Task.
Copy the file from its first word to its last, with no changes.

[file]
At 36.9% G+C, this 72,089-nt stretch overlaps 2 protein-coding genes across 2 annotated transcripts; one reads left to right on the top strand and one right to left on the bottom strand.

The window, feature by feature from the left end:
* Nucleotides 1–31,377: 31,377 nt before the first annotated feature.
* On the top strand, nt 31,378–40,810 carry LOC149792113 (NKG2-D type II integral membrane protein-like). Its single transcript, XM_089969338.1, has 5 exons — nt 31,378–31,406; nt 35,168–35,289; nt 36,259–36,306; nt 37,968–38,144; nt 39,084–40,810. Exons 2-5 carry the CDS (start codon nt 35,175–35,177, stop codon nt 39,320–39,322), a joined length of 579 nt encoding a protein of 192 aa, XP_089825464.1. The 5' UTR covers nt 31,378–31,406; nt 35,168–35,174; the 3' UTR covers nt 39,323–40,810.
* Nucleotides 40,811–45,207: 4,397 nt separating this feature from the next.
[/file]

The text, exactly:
At 36.9% G+C, this 72,089-nt stretch overlaps 2 protein-coding genes across 2 annotated transcripts; one reads left to right on the top strand and one right to left on the bottom strand.

The window, feature by feature from the left end:
* Nucleotides 1–31,377: 31,377 nt before the first annotated feature.
* On the top strand, nt 31,378–40,810 carry LOC149792113 (NKG2-D type II integral membrane protein-like). Its single transcript, XM_089969338.1, has 5 exons — nt 31,378–31,406; nt 35,168–35,289; nt 36,259–36,306; nt 37,968–38,144; nt 39,084–40,810. Exons 2-5 carry the CDS (start codon nt 35,175–35,177, stop codon nt 39,320–39,322), a joined length of 579 nt encoding a protein of 192 aa, XP_089825464.1. The 5' UTR covers nt 31,378–31,406; nt 35,168–35,174; the 3' UTR covers nt 39,323–40,810.
* Nucleotides 40,811–45,207: 4,397 nt separating this feature from the next.